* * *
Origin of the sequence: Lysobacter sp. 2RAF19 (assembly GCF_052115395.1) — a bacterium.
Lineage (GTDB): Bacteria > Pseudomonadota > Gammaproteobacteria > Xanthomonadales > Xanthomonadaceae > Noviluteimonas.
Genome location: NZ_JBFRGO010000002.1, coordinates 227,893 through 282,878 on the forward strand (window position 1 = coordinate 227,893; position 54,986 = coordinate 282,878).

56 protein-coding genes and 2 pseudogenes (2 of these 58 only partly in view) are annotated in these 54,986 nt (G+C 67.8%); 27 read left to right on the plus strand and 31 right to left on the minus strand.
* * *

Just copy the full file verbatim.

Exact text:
Origin of the sequence: Lysobacter sp. 2RAF19 (assembly GCF_052115395.1) — a bacterium.
Lineage (GTDB): Bacteria > Pseudomonadota > Gammaproteobacteria > Xanthomonadales > Xanthomonadaceae > Noviluteimonas.
Genome location: NZ_JBFRGO010000002.1, coordinates 227,893 through 282,878 on the forward strand (window position 1 = coordinate 227,893; position 54,986 = coordinate 282,878).

56 protein-coding genes and 2 pseudogenes (2 of these 58 only partly in view) are annotated in these 54,986 nt (G+C 67.8%); 27 read left to right on the plus strand and 31 right to left on the minus strand.